8 Tips for Improving Municipal Golf Courses: Put the Swing Back in Your Game

By Singer, Richard; Richardson, Forrest | Parks & Recreation, January 2009 | Go to article overview

8 Tips for Improving Municipal Golf Courses: Put the Swing Back in Your Game


Singer, Richard, Richardson, Forrest, Parks & Recreation


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Municipal golf has played a vital role in the democratization of the sport in the United States. These city courses host the highest number of rounds at the lowest cost to the golfer and have been integral to providing nonthreatening learning environments for beginning golfers. Given that much of the industry's future growth opportunity will be among minority and lower-income households with traditionally low golf participation rates, maintaining affordable municipal golf is becoming even more important.

Historically, municipal golf courses were often crude as compared with their private counterparts. Not only was it rare to find them on the best terrain, but maintenance conditions and customer service were often below the standards of private clubs. The ability to move massive quantities of soil to contour golf courses was only realized after World War II. During the 1950s and '60s, municipal golf in the U.S. took deep roots, with a majority of courses constructed in this era. Park and recreation departments from coast to coast got on the bandwagon, discovering that it was not only popular to build golf courses; it was profitable. In the 1960s, a well-run municipal golf operation had the ability to return more than $100,000 to the bottom line. Put that in today's dollars, and it was quite a business. Dig deep into the finances of nearly any busy golf course run by a city in the 1960s or '70s, and traces of profit will be discovered. Often banked in enterprise funds or simply returned to the general fund, the money from golf was hard to pass up. Even small communities got into the action.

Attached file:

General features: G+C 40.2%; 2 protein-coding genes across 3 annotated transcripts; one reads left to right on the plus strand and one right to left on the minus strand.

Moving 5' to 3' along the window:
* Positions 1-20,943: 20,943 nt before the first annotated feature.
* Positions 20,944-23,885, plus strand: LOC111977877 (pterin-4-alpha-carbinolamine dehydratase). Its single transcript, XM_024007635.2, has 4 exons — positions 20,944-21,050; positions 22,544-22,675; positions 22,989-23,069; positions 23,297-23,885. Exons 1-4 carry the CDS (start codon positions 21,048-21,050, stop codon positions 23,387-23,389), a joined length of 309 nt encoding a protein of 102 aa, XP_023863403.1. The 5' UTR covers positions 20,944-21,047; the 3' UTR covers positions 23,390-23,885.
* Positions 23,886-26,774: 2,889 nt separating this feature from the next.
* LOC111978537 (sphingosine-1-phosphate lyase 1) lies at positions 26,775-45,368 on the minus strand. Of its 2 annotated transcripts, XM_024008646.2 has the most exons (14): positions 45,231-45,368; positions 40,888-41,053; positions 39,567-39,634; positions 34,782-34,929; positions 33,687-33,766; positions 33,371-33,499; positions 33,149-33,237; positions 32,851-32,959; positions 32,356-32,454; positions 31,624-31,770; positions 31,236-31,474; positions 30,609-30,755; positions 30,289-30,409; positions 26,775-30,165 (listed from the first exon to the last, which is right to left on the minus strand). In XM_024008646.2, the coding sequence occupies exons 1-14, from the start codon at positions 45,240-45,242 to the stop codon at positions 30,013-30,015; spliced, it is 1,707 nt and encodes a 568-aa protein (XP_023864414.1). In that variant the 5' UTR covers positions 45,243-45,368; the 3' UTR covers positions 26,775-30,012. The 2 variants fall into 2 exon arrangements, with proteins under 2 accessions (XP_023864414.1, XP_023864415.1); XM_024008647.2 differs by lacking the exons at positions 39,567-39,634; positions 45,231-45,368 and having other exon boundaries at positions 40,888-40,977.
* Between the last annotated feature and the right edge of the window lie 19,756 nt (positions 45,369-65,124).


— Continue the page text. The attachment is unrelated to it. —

Then came the 1980s, '90s, and the leap into the 21st century. The golf course market and the role of the municipal golf course changed dramatically, making it more difficult for municipal golf operations to turn a profit. Ultimately, what was once a windfall component to a park's operation--at least in many instances--became a tough business model to sell. What happened?

First, a dramatic increase in the supply of public golf courses over the last 15 to 20 years has raised the competition for golfers' business. (More than one-third of the nation's current inventory of public courses opened after 1990.) And second, the number of golfers and the rounds of golf they play reached a plateau around the beginning of the 21st century, just as new course construction was peaking.

Today more than ever, trends share common ground, and research shows that golf has lost its way in much of the public sector. No set of solutions can be applied to address the problem in every situation, but what follows are the top eight areas of concern in municipal golf. They represent a checklist for public-sector golf courses. Hold up your facility to each, asking whether everything that can be done is being done. Is your current operation paying attention to each area? What are you doing about future planning? In nearly every situation, researchers found that if more priority had been given to these essential areas, the results would have been far better.

1. Imitation and Big Budget Mentality

There is something to be said for imitation. Very often it is the lessons gained from private sector models that get applied to government-run operations. The trick is to adopt the positive and avoid the pitfalls. Choosing the best land for a golf course, for example, has always been key to the success of the operation. Far too often--especially in modern golf development--leftover land is put to use for golf, an approach that typically requires more investment to create a favorable transformation into a golf course. And in nearly all instances, such a decision requires more operational costs.

Another pitfall is the temptation to invest too heavily in golf. While the higher-end municipal course may be the ideal model in one community, it is a very tough path to take when competitive facilities have already embedded themselves in a market. …

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